Tags:anarchy, noticings about learnings
Often when I put a comment on Facebook, something lighthearted or funny, off-the-wall (what does that mean, anyway? Wait, is that a potential pun? But it's a timeline now not a wall - drat!)

Often when I put a comment on Facebook, something lighthearted or funny, unexpected or silly, and I notice that I get responses to it, I have to struggle internally.

A little bit of me wants to LIKE every single comment, and respond to any of them that make sense. I think that's the bit of me that wants to get people and make them happy so they will like me. Then there's another bit of me that wants to not return to the comment at all - to leave people to make their discussions. I think that this is the bit that wants to be independent and dignified.

Of course, neither one wins out (usually). The other day I put out a fairly complex joke and avoided my impulse to respond to some of the responses. Some of them pointed out slight misuse of a word, and I decided not to respond with my reasoning. It was an odd feeling. I don't like being misunderstood, but it felt good not to respond all the time. I remember reading something about this once; about not having to defend yourself being a mark of maturity. I hope so.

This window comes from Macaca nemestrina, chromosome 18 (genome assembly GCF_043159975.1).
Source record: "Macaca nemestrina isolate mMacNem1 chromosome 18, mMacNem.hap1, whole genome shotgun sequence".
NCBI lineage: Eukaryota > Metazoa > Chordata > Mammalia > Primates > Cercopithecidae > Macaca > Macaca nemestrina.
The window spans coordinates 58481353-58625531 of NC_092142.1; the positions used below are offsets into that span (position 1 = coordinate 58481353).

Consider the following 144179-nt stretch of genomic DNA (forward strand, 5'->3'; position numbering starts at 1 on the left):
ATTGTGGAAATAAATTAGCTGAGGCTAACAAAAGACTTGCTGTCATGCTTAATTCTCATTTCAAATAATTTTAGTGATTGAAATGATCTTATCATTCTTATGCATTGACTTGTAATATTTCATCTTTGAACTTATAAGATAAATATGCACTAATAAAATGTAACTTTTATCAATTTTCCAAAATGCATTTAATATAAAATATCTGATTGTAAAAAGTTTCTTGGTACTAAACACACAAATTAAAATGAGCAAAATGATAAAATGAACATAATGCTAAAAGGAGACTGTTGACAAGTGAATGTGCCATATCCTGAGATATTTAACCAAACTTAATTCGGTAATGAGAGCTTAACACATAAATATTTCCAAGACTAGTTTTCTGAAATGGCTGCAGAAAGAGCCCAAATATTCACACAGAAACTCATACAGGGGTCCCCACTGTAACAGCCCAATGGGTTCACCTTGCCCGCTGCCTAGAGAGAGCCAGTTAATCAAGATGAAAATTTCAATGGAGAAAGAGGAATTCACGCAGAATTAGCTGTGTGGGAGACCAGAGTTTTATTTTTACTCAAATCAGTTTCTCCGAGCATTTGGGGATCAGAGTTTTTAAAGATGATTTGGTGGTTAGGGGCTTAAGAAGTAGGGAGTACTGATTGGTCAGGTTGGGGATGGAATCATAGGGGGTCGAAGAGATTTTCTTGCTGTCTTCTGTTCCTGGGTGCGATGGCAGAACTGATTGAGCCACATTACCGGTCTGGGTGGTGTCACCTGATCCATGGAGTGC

And now for something completely different:

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Date: 9:50 pm Tue 29th of Nov, 2011
Subject: Adam, Eve and Steve. It was never going to work out.
Security: Public
Tags:church, community, cpt, heterosceptical
In which our hero has a think about how the habitually single can live in equity with the partnered.Collapse )
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Date: 8:28 pm Sat 22nd of Oct, 2011
Subject: TVs for the Technocracy
Security: Public
Tags:extracts, poetry, question, society
In which our hero reflects on clearing out other people's things from the basement; the mythic symbolic quality of the Television Set, and on invisible structures of industrial knowledge that hang, unacknowledged, all aroundCollapse )
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My Journal
Mr Larkin Says: